Skip to content

Birders log hundreds of species during spring count in Kananaskis

Counting all that sings, squawks and quacks, the volunteer-run BowKan Birders logged 2,377 birds and 119 species in this year’s spring count.

KANANASKIS COUNTRY – With their eyes sharp and their ears sharper, birders look for their next feathered friend to index.

Counting all that sings, squawks and quacks, the volunteer-run BowKan Birders logged 2,377 birds and 119 species in this year’s spring count.

A highlight this year for birders was spotting a lone turkey vulture, which had been officially spotted and counted last year for the first time in 32 years during the spring count.

“It seems like turkey vultures are tending to move in,” said Cliff Hansen, organizer of the BowKan Birders. “Normally they nest out on the prairie and the east side of Alberta, but there’s one around here right now.”

Like the Christmas Bird Count, the spring counts are performed in predetermined areas on the last weekend of May. BowKan’s 25-kilometre circle centres itself on the north face of Mount McGillivray, stretching near Nakiska ski hill and touching Canmore’s Christmas count circle in the west.

“Quite a bit farther north [there are] areas that we can’t even access because it’s all mountainous,” said Hansen.

Counted this year were 205 yellow-rumped warblers and 235 chipping sparrows were spotted this year which is nearly double the average for those two species.

Like the turkey vulture, a spotted towhee, plumbeous vireo, Nashville warbler and a blackburnian warbler were officially recorded for the second time during the count.

Last year, BowKan pencilled in 104 species and 1,303 individual birds, which was below its 32 count average of 2,618 birds.

“The data from a single count really doesn’t mean too much. You have to add it to the counts of all the others in Alberta and British Columbia, North America, and put them together,” said Hansen.

Birds aren’t the only stars of the show as BowKan also collects data on flowering plants and mammals, such as black and grizzly bears. This year, only one black bear was spotted among dozens of other nut and grass-eating mammals.

“I normally have a dog and the dog went and found a black bear, and the black bear chased the dog. The dog hid behind me and the bear brushed my legs as it fled by,” said Hansen.

BowKan has been indexing birds since 1992, and the spring count as a whole has been running since 1976 in Alberta. The spring count averages 15 to 20 locations a year in Alberta collecting data, from the southernmost areas up to Fort McMurray. BowKan birders are the only spring count in the Bow Valley as Banff National Park hasn’t counted since 2017.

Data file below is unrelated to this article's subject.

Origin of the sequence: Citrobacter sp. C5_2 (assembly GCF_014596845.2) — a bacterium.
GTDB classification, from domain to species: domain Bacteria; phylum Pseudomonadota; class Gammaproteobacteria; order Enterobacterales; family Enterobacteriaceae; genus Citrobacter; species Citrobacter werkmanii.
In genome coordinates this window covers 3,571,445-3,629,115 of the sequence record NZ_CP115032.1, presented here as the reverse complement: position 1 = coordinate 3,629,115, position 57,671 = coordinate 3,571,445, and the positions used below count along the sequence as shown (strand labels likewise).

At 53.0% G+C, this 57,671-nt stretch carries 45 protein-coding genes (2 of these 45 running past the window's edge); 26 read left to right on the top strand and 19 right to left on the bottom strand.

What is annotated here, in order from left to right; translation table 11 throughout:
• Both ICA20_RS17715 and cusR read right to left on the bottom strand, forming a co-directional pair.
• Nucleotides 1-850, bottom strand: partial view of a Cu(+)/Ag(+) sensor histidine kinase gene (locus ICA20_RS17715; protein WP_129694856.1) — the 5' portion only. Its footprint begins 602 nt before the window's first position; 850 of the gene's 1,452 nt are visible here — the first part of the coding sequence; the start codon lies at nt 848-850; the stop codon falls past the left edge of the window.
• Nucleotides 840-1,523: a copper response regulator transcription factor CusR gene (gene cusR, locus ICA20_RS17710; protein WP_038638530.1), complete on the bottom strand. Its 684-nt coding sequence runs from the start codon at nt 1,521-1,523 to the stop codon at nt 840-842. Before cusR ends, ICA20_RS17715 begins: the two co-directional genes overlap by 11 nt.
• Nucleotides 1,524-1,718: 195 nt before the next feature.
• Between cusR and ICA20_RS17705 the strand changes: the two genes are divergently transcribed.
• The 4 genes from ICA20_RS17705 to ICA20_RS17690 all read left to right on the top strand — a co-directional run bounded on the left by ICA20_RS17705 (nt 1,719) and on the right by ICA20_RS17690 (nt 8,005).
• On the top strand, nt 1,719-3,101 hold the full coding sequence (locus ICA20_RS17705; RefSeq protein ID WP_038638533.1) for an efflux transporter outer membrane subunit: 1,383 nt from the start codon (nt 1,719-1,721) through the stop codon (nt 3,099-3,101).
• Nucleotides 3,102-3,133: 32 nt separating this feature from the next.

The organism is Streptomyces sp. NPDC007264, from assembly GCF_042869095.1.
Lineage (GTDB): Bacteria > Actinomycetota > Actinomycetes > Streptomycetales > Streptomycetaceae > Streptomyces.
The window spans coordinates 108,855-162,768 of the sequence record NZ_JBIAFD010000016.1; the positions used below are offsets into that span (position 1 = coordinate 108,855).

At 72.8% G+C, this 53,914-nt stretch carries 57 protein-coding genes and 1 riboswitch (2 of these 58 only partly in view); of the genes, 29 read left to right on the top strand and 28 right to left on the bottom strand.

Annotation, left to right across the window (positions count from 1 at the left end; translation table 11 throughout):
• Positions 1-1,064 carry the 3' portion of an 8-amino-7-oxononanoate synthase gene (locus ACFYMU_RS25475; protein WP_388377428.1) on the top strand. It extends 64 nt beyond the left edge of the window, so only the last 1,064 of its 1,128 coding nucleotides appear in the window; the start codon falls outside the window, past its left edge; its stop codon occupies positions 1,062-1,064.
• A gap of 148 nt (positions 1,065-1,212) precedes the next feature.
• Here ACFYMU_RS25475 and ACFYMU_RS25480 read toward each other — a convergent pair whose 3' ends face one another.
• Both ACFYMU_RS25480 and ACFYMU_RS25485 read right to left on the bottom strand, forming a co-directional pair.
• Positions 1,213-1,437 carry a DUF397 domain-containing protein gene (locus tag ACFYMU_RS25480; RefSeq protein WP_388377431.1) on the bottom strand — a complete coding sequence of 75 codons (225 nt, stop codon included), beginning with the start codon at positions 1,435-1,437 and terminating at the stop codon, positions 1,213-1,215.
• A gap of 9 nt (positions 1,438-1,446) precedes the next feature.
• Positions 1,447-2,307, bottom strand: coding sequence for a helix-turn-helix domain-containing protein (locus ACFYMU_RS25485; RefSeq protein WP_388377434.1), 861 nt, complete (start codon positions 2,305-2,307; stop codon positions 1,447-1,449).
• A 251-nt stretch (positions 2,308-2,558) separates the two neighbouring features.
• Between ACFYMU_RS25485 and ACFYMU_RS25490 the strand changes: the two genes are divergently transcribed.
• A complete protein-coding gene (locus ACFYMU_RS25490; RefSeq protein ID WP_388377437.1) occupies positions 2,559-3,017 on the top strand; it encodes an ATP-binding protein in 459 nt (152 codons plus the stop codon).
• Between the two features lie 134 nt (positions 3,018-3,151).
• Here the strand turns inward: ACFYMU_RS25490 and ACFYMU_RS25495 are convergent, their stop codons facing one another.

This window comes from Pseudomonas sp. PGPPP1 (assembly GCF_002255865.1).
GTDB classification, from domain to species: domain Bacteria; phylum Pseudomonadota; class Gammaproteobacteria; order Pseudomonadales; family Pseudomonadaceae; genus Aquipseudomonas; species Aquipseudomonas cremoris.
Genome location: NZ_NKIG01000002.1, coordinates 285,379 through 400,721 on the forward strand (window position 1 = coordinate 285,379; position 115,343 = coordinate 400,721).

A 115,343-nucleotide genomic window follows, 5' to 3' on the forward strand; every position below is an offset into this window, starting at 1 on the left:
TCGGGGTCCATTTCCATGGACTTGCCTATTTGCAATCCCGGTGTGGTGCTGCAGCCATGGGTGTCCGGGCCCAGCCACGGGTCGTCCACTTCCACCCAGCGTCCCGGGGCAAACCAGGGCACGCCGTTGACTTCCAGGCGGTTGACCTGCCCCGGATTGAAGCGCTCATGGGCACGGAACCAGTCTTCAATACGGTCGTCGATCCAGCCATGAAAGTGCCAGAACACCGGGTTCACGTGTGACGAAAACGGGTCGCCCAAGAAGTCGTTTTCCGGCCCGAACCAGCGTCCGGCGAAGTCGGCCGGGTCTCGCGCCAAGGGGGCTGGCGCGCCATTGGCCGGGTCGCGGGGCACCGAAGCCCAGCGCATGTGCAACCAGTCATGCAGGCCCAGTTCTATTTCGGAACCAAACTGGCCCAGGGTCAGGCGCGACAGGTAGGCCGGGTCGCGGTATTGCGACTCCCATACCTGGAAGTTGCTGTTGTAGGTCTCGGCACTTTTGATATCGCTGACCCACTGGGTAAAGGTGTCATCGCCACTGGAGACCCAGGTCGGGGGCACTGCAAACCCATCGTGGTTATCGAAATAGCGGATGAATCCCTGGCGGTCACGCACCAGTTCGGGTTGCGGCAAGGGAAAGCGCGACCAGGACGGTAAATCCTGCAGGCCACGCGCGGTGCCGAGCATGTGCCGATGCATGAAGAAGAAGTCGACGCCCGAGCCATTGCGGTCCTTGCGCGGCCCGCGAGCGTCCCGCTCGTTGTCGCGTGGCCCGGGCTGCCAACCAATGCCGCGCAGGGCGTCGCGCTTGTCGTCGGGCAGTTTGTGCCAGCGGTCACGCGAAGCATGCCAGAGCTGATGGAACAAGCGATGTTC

The University of Calgary’s Briana Van Den Bussche, who’s new to birding, found solace in using an app called Merlin Bird ID, which uses a phone’s microphone to help identify what birds are singing their songs.

“Me and my co-worker, who were doing the bird count, are both kind of new to birding, but we found it to be an education tool,” said Van Den Bussche, who works with the Biogeoscience Institute at the Barrier Lake field station.

“It wasn’t like we just were recording the sounds, and the app was doing all of it. It was like as soon as we identified the call, then we would hear it and be able to confidently say, ‘oh, I know that that’s a ruby-crowned kinglet.’”

Hansen is more of an expert and employs the use of the app as his “ears aren’t as good as they used to be.”

How bird count data is used

BowKan’s data not only contributes to the full data set collected by Nature Alberta, but it can also help with education.

“People are welcome to use that in whatever way they want, in a classroom or for their own personal interest, to see trends,” said Van Den Bussche.

In 2019, the University of Calgary’s Barrier Lake field station officially became the host of BowKan’s data. This has allowed them to post the data from the winter and spring counts on its website for anyone to use.

“We’ve had a long-standing relationship since before I was working here with the BowKan bird count, where they were doing the counts around the field station and other people that have worked here throughout the years had been involved in the count,” said Bussche.

Bussche said that students from junior high to undergraduates and teachers have been using the data to look at the trends between birds and weather.

“It’s also just a way for people to interact with the scientific data that’s collected and practice using it and understanding it and interpreting it,” said Bussche.

push icon
Be the first to read breaking stories. Enable push notifications on your device. Disable anytime.
No thanks